Here is why it is important to know how the box score has changed over the years: whenever someone comes up with a new advanced statistical formula, it can be retroactively calculated as far back as the raw data exists.
For example, when I come up with the holy grail of basketball stats--a definitive formula for determining an individual player’s defensive effectiveness (no, I would argue that a definitive formula does not yet exist), it can be retroactively applied as far back as all of the variables in the formula exist. If this holy grail formula includes turnovers, it can only be applied back as far as 1977-78 when turnovers were first recorded in the NBA.
Favorite Box Scores
I love looking at old box scores. This may have started at a young age with baseball. I had a cousin, Bobby Beall, who played for the Atlanta Braves and we kept track of him through the box scores in the Oregonian. It was not the best of times for the Braves, but those rows and columns let us know if Bobby got to the plate, if he got a hit, or had any errors. Ultimately, he lost his spot at first base to Dale Murphy but by then I knew how to read a box score.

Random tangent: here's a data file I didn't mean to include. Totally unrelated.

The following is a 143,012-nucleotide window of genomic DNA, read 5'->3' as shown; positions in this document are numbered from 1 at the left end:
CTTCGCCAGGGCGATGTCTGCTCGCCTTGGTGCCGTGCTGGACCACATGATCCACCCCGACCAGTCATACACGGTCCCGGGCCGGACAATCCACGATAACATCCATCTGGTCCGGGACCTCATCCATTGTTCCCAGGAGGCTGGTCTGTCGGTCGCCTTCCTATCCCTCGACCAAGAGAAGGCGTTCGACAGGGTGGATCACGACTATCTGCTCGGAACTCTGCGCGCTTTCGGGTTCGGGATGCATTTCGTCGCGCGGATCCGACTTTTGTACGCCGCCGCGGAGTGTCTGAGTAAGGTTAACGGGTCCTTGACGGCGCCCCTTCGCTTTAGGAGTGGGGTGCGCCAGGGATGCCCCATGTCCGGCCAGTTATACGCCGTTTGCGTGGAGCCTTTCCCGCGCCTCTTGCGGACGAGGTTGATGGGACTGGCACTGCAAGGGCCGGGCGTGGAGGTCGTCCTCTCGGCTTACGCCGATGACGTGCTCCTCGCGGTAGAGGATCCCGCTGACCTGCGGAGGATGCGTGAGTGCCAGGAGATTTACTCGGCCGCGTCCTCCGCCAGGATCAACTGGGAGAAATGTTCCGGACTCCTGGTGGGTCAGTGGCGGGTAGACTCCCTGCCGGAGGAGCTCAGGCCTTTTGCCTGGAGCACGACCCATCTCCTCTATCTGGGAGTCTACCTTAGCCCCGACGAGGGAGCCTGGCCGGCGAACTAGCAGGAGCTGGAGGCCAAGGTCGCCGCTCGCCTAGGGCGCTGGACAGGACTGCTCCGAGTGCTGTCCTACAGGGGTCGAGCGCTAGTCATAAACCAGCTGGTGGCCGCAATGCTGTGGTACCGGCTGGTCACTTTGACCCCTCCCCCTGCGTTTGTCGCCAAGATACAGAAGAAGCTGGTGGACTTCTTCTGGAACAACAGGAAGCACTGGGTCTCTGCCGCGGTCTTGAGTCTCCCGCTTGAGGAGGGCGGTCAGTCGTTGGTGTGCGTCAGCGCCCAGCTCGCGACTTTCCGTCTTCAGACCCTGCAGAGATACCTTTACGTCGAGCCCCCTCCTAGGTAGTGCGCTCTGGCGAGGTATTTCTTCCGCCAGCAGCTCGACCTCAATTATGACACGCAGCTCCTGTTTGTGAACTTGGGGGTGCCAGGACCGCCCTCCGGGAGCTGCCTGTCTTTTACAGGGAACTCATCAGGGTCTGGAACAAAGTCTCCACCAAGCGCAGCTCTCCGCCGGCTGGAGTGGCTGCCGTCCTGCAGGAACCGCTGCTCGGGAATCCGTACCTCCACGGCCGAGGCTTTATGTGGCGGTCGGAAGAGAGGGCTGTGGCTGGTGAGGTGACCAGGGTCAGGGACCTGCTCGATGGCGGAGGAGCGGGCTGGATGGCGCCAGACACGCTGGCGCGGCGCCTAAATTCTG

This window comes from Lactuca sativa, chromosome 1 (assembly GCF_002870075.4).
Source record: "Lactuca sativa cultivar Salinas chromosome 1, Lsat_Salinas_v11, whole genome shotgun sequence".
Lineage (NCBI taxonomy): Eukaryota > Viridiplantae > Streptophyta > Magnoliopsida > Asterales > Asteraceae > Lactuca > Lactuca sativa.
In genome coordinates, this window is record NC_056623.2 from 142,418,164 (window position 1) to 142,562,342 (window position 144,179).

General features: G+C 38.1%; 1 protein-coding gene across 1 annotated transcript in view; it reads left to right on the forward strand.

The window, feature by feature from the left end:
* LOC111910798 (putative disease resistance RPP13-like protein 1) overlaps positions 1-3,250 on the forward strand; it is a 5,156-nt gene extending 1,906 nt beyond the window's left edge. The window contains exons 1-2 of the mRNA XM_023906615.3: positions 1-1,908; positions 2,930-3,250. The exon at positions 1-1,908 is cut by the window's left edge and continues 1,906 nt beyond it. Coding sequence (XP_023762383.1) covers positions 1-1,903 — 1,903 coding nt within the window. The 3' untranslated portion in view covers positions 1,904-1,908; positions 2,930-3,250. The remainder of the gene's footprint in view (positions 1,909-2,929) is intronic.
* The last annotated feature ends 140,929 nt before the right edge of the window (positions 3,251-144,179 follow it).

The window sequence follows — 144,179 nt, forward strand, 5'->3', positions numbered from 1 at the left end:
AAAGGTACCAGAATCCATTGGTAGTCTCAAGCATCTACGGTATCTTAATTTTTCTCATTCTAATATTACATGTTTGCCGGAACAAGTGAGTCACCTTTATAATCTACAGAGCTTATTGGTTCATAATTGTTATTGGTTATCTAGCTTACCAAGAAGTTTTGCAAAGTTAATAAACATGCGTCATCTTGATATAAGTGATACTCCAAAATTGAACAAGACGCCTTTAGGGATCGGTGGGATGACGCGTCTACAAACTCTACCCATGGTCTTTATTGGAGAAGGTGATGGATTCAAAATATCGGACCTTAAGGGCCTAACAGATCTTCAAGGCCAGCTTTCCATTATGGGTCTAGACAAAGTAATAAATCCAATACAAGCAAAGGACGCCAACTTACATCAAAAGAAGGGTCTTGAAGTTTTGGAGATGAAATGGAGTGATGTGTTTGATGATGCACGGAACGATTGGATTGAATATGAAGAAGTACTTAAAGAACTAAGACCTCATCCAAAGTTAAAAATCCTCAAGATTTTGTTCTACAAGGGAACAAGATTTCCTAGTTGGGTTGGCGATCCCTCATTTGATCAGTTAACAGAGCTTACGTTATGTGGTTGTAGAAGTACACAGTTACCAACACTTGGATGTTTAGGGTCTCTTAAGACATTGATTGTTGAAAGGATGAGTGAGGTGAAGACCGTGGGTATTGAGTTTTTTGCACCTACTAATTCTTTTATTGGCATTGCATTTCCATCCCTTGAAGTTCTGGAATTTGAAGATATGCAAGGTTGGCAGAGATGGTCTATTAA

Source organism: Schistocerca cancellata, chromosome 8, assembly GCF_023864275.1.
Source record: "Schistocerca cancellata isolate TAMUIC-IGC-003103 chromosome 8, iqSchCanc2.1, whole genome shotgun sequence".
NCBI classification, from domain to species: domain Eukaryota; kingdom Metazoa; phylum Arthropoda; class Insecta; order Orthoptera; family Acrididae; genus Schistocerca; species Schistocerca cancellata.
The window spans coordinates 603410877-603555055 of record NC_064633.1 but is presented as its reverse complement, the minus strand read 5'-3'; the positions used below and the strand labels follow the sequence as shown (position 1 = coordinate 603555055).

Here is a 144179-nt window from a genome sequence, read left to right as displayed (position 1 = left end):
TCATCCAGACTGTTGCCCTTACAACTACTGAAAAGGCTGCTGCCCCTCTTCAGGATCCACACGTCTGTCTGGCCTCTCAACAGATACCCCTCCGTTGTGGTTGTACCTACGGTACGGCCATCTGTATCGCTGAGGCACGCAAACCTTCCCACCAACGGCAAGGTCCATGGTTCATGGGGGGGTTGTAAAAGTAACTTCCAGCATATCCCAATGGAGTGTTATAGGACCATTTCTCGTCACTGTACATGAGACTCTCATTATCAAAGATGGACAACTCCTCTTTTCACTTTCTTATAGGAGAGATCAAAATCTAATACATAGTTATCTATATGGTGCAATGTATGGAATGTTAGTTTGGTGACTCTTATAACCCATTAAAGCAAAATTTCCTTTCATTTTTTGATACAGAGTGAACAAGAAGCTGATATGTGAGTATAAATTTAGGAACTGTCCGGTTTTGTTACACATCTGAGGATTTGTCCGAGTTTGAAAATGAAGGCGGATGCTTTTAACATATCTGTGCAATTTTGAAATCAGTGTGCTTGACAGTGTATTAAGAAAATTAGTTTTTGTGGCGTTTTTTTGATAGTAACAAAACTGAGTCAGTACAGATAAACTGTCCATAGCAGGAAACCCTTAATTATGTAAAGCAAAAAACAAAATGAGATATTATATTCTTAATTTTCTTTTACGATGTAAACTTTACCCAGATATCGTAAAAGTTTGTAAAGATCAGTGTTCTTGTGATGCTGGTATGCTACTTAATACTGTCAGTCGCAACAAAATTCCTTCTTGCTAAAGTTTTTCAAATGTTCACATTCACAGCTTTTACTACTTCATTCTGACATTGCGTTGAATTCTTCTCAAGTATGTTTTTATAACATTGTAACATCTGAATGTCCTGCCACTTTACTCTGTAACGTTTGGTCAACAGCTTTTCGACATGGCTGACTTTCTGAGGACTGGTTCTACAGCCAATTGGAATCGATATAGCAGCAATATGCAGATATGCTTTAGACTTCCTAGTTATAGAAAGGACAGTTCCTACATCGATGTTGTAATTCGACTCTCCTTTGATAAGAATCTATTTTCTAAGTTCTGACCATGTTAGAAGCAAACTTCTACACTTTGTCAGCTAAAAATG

I love how box scores can tell you parts of the story that you may have forgotten. For example, in the 2000 NBA Western Conference Finals Game 6 between the Trail Blazers and the Lakers, do you remember that both Shaq and Kobe played all 48 minutes? Or that coach Mike Dunleavy only played eight players, or that Portland was 28-for-34 from the free throw line and Los Angeles was a miserable 13-for-27?
Here are some of my favorite box scores. What stories do they tell beyond the final score? See if you can guess which games they represent. I’ll bet you can--they are all big games in Trail Blazer’s history. Share some of your favorites below.